In 2001 the City of Los Angeles made a commitment to work toward “no kill,” an approach to managing animal shelters that ultimately seeks to ensure that no healthy, adoptable animals are euthanized while in the City’s care. This philosophy has endured through the terms of three consecutive mayors and, Councilmember Paul Koretz, a dedicated champion on the City Council.
As a life-long animal lover and supporter of the “no kill” goal, Councilmember Koretz has made the welfare of both domestic and wild animals a key concern during his time in public office. In 2011, he became the chair of the Council’s Personnel and Animal Welfare Committee which handles legislative and policy matters relating to animals and the Department of Animal Services. In that role he has taken responsibility for proposing and shepherding several of the City’s most important animal welfare measures through to passage, helping Los Angeles to become a national trendsetter in animal welfare policy and practice.
Councilmember Koretz is committed to working with the City’s animal experts, the humane community, and the animal-loving public to make the Los Angeles a place where all animals are happy and safe, and where animals and humans live in greater harmony.
Councilmember Koretz’s animal welfare accomplishments, initiatives and proposals:
- Authored the City’s landmark ban on the use of bull hooks to control elephants in training and live performances, approved in 2013. Los Angeles was the first major American city to take such an action, but dozens followed suit, forcing Ringling Brothers-Barnum and Bailey Circus to end its century-long use of elephants in performance.
- Authored the City’s ban on the sale of mill-bred animals in pet shops, placing L.A. at the forefront of the national fight against inhumane commercial breeding operations.
- Authored the City’s first requirements to create and preserve wildlife corridors to enhance the safe movement of wild animals while protecting humans in inhabited areas.
- Authored the City’s ban on the declawing of cats and other animals.
- Proposed an increase from three to five for the number of cats permitted in individual households. (Approval awaiting environmental clearance.)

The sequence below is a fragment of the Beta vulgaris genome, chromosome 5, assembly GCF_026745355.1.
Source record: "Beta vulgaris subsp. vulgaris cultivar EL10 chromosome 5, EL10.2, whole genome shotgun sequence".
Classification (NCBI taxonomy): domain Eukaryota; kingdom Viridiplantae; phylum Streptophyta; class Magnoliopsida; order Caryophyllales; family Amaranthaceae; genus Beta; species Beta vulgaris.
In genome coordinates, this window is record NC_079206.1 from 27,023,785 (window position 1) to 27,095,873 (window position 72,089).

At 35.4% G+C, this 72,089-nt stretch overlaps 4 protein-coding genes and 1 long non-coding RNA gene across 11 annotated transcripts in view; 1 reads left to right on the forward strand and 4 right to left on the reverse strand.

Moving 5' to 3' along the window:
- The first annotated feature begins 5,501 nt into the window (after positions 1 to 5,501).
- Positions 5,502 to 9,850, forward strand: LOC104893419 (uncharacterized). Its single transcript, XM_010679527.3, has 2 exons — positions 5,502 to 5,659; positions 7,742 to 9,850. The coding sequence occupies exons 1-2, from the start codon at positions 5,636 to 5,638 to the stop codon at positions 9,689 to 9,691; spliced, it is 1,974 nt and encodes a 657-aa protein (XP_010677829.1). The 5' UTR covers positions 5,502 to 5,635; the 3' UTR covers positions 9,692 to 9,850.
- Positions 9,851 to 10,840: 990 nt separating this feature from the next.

- Worked with Animal Services, the City Attorney and the Bureau of Engineering to address a court injunction prohibiting the City’s participation in the management of feral cats. (Awaiting environmental clearance.)
- Authored legislation to explore methods for encouraging more rental housing to become pet-friendly.
- Urged the City Council to support state legislation providing increased local control over the designation of vicious dogs, designating shelter animals as the official “state pet,” and enhancing humane education in school curricula.
- Successfully advocated for enhanced protection of bobcats from commercial hunters by the State Fish and Wildlife Commission.
- Worked with humane advocates and Animal Services to enhance animal shelter hot weather protocols and upgrade animal transport vehicles to better protect animals in heat waves.
- Called for the U.S. Census to include a count of household pets.
- Authored legislation offering a reward for apprehension of the perpetrator of a brutal killing of a small dog.
- Authored legislation mandating cooperation between the Departments of Water and Power and Animal Services in identifying residences with dogs to enhance Animal Service's dog licensing efforts.
- Called on the International Whaling Commission to reduce the hunting of any endangered whale species.